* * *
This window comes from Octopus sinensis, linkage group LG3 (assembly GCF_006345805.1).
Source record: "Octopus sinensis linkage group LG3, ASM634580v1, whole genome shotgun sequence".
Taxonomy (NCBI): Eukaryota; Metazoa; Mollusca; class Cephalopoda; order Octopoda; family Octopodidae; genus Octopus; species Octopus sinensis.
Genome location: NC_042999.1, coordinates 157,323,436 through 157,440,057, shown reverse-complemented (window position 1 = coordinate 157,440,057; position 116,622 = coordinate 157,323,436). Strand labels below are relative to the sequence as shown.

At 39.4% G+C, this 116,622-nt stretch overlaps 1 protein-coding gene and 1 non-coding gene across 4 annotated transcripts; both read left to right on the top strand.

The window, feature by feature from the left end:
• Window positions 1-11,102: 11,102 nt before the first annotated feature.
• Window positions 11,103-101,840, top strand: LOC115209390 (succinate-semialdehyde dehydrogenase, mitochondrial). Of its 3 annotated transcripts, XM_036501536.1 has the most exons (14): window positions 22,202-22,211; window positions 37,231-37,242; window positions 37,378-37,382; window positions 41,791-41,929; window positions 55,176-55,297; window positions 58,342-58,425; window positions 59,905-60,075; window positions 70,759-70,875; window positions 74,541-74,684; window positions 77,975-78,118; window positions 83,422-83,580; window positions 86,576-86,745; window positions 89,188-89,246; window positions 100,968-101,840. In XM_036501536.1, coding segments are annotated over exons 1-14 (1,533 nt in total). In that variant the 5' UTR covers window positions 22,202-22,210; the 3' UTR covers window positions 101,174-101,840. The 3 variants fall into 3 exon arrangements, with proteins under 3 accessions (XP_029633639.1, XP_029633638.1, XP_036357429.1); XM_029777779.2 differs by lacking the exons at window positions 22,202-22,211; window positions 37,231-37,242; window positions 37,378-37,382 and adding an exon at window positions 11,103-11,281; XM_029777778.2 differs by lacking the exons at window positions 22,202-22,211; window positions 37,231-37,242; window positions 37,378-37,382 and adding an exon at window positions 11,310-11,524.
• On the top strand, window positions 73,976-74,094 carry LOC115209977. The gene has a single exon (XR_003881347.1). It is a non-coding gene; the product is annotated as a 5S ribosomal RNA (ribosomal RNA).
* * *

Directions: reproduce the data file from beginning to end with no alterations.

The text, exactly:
This window comes from Octopus sinensis, linkage group LG3 (assembly GCF_006345805.1).
Source record: "Octopus sinensis linkage group LG3, ASM634580v1, whole genome shotgun sequence".
Taxonomy (NCBI): Eukaryota; Metazoa; Mollusca; class Cephalopoda; order Octopoda; family Octopodidae; genus Octopus; species Octopus sinensis.
Genome location: NC_042999.1, coordinates 157,323,436 through 157,440,057, shown reverse-complemented (window position 1 = coordinate 157,440,057; position 116,622 = coordinate 157,323,436). Strand labels below are relative to the sequence as shown.

At 39.4% G+C, this 116,622-nt stretch overlaps 1 protein-coding gene and 1 non-coding gene across 4 annotated transcripts; both read left to right on the top strand.

The window, feature by feature from the left end:
• Window positions 1-11,102: 11,102 nt before the first annotated feature.
• Window positions 11,103-101,840, top strand: LOC115209390 (succinate-semialdehyde dehydrogenase, mitochondrial). Of its 3 annotated transcripts, XM_036501536.1 has the most exons (14): window positions 22,202-22,211; window positions 37,231-37,242; window positions 37,378-37,382; window positions 41,791-41,929; window positions 55,176-55,297; window positions 58,342-58,425; window positions 59,905-60,075; window positions 70,759-70,875; window positions 74,541-74,684; window positions 77,975-78,118; window positions 83,422-83,580; window positions 86,576-86,745; window positions 89,188-89,246; window positions 100,968-101,840. In XM_036501536.1, coding segments are annotated over exons 1-14 (1,533 nt in total). In that variant the 5' UTR covers window positions 22,202-22,210; the 3' UTR covers window positions 101,174-101,840. The 3 variants fall into 3 exon arrangements, with proteins under 3 accessions (XP_029633639.1, XP_029633638.1, XP_036357429.1); XM_029777779.2 differs by lacking the exons at window positions 22,202-22,211; window positions 37,231-37,242; window positions 37,378-37,382 and adding an exon at window positions 11,103-11,281; XM_029777778.2 differs by lacking the exons at window positions 22,202-22,211; window positions 37,231-37,242; window positions 37,378-37,382 and adding an exon at window positions 11,310-11,524.
• On the top strand, window positions 73,976-74,094 carry LOC115209977. The gene has a single exon (XR_003881347.1). It is a non-coding gene; the product is annotated as a 5S ribosomal RNA (ribosomal RNA).